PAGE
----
Call for nat­u­ral way to go

Taupo & Turangi Weekender - - FRONT PAGE - Lau­rilee McMichael

Peo­ple who care for the en­vi­ron­ment while they are alive in­creas­ingly also want to care for it af­ter they die. That means de­mand for nat­u­ral buri­als is grow­ing.

Nat­u­ral buri­als al­low con­di­tions for speedy de­com­po­si­tion, and re­gen­er­a­tion of a nat­u­ral for­est above the graves. Noth­ing is in­tro­duced that would in­ter­fere with or pol­lute en­vi­ron­men­tal pro­cesses.

Plots are shal­low and the de­ceased are not em­balmed. They are buried in shrouds of nat­u­ral fi­bre or coffins of un­treated wood. The grave plots are filled with aer­o­bic, or­gan­i­cally ac­tive soil, over-planted with a tree na­tive to the area, and the whole ceme­tery is grad­u­ally re­stored to na­tive bush.

The grave’s lo­ca­tion is recorded by GPS in ceme­tery records rather than with a head­stone, al­though some nat­u­ral burial sites also have a re­mem­brance wall with plaques.

But if you want a nat­u­ral burial in the Taupo¯ dis­trict, you’re out of luck. Cur­rently the dis­trict’s three main ceme­ter­ies in Taupo¯ , Tu¯ rangi and Man­gakino do not make pro­vi­sion for nat­u­ral buri­als and the only op­tions are stan­dard burial or cre­ma­tion.

Sev­eral other dis­tricts have al­ready made, or plan to make pro­vi­sion for nat­u­ral buri­als, in­clud­ing Welling­ton, Auck­land, Carter­ton, Otaki, Nel­son, Motueka, Hamil­ton, Whanganui, New Ply­mouth and Hast­ings.

Linda McGro­gan and Jean Caulton want to change that, and they also want to raise com­mu­nity aware­ness of what’s in­volved in a nat­u­ral burial. With nat­u­ral buri­als be­com­ing more pop­u­lar, they hope to per­suade the coun­cil to make pro­vi­sion for them in fu­ture. The pair have spo­ken to mayor David Tre­wavas and also hope to make a pre­sen­ta­tion to the Taupo¯ Dis­trict Coun­cil’s Re­serves and Road­ing Com­mit­tee on the con­cept of nat­u­ral burial.

The coun­cil says of­fi­ceres are in­ves­ti­gat­ing the op­tion.

Tu¯ rangi res­i­dent Betty Wheeler made a sim­i­lar sug­ges­tion to the

Tu¯ rangi-Ton­gariro Com­mu­nity Board more than a decade ago but it was never acted on and Mrs Wheeler died in 2019.

Ad­vo­cates of nat­u­ral burial say the process is kinder to the en­vi­ron­ment and nour­ishes the earth, un­like tra­di­tional burial where the cas­ket and body can take years to break down be­cause of the lack of soil mi­crobes at depth. The de­com­po­si­tion may also re­lease chem­i­cals in the process.

Al­ter­na­tively, there is cre­ma­tion, which uses en­ergy and re­leases car­bon diox­ide.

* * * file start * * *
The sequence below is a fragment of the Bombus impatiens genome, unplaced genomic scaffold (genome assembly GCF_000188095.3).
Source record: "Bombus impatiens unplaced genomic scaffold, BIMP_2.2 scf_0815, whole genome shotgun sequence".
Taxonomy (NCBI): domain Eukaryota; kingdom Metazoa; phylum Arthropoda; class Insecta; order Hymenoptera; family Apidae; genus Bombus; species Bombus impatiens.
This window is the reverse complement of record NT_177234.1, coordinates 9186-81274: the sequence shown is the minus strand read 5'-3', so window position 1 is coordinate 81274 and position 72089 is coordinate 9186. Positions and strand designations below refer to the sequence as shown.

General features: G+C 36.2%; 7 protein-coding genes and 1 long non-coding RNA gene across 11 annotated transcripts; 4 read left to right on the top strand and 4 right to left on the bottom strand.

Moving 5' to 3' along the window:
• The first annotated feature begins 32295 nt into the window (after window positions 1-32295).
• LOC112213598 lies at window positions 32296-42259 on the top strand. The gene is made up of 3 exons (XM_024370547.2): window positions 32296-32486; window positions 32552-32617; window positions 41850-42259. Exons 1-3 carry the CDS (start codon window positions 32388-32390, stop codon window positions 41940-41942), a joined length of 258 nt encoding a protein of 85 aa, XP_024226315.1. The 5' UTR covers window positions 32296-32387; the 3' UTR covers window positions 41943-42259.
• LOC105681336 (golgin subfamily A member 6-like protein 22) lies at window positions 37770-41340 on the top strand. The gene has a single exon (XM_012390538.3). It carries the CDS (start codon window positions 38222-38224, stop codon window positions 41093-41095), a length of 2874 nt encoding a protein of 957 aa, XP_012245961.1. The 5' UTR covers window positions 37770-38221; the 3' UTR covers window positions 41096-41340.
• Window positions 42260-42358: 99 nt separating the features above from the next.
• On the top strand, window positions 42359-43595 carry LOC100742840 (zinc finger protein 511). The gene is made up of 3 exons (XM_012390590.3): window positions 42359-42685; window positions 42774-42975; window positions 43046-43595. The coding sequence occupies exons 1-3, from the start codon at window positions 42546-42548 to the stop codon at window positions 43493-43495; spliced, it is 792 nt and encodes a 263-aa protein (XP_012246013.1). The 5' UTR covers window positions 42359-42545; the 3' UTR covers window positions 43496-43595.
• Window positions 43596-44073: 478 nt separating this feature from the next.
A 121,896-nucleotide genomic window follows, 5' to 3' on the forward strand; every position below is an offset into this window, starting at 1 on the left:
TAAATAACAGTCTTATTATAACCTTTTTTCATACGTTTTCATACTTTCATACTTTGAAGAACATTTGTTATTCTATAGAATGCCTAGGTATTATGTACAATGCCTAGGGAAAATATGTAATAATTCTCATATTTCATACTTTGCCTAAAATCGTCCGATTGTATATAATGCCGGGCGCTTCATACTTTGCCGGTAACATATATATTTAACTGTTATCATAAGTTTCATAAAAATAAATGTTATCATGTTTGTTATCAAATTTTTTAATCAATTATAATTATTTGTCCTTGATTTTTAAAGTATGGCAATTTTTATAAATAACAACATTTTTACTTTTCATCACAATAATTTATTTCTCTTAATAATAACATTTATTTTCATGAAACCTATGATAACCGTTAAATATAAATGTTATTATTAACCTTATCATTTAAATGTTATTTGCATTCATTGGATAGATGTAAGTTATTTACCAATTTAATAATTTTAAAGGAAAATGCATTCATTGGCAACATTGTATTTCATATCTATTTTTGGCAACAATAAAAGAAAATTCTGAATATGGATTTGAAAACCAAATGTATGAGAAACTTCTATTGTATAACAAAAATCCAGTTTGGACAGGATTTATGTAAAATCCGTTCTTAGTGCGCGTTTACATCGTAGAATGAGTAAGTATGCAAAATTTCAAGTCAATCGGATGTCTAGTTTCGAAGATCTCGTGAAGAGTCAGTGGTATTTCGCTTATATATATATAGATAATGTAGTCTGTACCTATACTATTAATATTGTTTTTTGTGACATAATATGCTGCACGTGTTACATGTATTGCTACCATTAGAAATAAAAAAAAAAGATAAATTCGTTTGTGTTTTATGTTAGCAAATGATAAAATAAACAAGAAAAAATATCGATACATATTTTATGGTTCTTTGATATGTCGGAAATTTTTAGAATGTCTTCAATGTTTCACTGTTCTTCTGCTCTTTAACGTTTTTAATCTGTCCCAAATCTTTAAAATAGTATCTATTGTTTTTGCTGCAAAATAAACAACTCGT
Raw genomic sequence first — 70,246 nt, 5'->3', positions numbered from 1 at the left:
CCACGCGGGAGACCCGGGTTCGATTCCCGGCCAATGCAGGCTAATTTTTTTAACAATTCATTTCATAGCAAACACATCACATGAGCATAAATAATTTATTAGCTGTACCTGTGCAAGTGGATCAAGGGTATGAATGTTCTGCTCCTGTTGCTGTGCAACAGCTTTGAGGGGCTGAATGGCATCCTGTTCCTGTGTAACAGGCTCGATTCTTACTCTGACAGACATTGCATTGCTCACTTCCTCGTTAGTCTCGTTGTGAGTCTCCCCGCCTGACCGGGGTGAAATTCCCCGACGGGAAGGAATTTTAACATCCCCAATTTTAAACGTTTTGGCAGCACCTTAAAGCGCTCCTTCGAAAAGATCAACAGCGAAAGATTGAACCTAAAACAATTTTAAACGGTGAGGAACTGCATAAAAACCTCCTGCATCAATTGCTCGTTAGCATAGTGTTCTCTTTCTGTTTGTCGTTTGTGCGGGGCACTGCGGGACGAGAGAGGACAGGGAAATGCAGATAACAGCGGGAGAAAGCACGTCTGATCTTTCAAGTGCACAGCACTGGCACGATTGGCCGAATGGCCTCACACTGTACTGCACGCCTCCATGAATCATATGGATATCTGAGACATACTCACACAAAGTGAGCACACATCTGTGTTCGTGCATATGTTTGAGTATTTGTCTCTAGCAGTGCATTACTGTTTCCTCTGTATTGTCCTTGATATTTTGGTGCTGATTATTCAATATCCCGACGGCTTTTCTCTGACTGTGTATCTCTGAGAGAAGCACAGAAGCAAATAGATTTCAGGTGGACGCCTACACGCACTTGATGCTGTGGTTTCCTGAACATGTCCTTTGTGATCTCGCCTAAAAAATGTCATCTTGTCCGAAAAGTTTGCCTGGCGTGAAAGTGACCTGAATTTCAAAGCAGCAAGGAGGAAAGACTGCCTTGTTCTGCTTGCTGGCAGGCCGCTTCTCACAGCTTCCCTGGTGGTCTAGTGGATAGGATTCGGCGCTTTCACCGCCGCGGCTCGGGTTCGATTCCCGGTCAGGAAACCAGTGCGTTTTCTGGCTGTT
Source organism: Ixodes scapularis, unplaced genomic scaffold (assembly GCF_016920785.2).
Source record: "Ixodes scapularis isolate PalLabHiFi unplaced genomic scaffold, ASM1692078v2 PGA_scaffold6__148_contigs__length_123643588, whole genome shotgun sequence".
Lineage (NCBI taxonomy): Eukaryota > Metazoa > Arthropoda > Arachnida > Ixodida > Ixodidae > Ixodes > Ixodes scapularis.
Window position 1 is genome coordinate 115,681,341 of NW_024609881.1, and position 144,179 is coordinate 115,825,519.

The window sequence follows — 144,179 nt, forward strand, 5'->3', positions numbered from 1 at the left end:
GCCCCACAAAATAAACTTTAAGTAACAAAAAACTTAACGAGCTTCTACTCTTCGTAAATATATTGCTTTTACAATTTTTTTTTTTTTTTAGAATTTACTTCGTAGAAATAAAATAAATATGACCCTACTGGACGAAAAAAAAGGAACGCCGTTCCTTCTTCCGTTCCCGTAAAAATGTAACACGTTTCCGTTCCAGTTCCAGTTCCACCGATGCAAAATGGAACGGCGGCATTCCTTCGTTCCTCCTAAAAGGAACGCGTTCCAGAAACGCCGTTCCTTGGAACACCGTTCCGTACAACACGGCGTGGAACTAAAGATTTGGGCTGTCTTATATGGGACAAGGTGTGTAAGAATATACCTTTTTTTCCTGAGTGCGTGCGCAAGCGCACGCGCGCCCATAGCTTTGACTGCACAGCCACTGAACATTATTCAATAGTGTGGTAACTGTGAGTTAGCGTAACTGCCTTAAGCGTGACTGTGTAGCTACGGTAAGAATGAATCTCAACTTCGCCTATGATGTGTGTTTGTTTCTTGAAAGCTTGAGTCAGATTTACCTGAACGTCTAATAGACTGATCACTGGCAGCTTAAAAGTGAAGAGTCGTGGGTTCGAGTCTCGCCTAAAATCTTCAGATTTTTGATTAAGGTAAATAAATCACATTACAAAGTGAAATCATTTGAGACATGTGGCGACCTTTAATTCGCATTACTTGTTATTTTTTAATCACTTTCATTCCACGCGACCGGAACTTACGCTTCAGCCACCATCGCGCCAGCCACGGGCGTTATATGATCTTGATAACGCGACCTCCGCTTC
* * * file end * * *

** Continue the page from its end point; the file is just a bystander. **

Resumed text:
Linda and Jean say even­tu­ally a nat­u­ral burial area will be­come a main­te­nance-free area of na­tive bush, where peo­ple can visit to en­joy the bird and tree life and re­mem­ber their loved ones.

Linda says she has left in­struc­tions for her own chil­dren that when she dies a nat­u­ral burial is what she wants. But be­cause nat­u­ral burial isn’t avail­able in the Taupo¯ dis­trict at present, her body would have to be shipped else­where to be buried ac­cord­ing to her wishes.

Linda and Jean say it would be up to the Taupo¯ Dis­trict Coun­cil to de­cide whether to set aside parts of its ceme­ter­ies for nat­u­ral buri­als, or des­ig­nate some other area of coun­cil land, but nat­u­ral buri­als are a grow­ing trend, and lo­cal au­thor­i­ties are legally bound to pro­vide the ceme­ter­ies their cit­i­zens de­sire.

As well as meet­ing with the mayor, the pair have also dis­cussed the con­cept with Shawn Ven­nell of Green­ing Taupo¯ and the Tu¯ whare­toa Ma¯ ori Trust Board. They next in­tend to ap­proach former Cab­i­net min­is­ter Dame Ge­orgina te Heuheu and the board of Te Ko­tahi­tanga o Ngati

Tu¯ whare­toa.

The pair say the beauty of nat­u­ral burial ar­eas is that they can be on hill­sides if need be and don’t have to take prime flat land.

‘We don’t have some­where in mind,” Linda says. “We don’t know whether the coun­cil will be for or against and it’s the coun­cil that has the say. We want to do what­ever we can to in­flu­ence them.

“It’s the way of the world, we are all be­ing more en­vi­ron­men­tally friendly.”

Jean adds that at this stage they just want to get peo­ple talk­ing about the idea - al­though she ac­knowl­edges some peo­ple are un­com­fort­able talk­ing about death - and if they want to reg­is­ter their in­ter­est with no com­mit­ment, then that is also fine. She adds that oth­ers may also pre­fer a tra­di­tional burial or cre­ma­tion and that is their choice.

Photo / Lau­rilee McMichael

Jean Caulton (left) and Linda McGro­gan hope that ris­ing de­mand for nat­u­ral buri­als will per­suade Taupo¯ Dis­trict Coun­cil to set aside an area of land.

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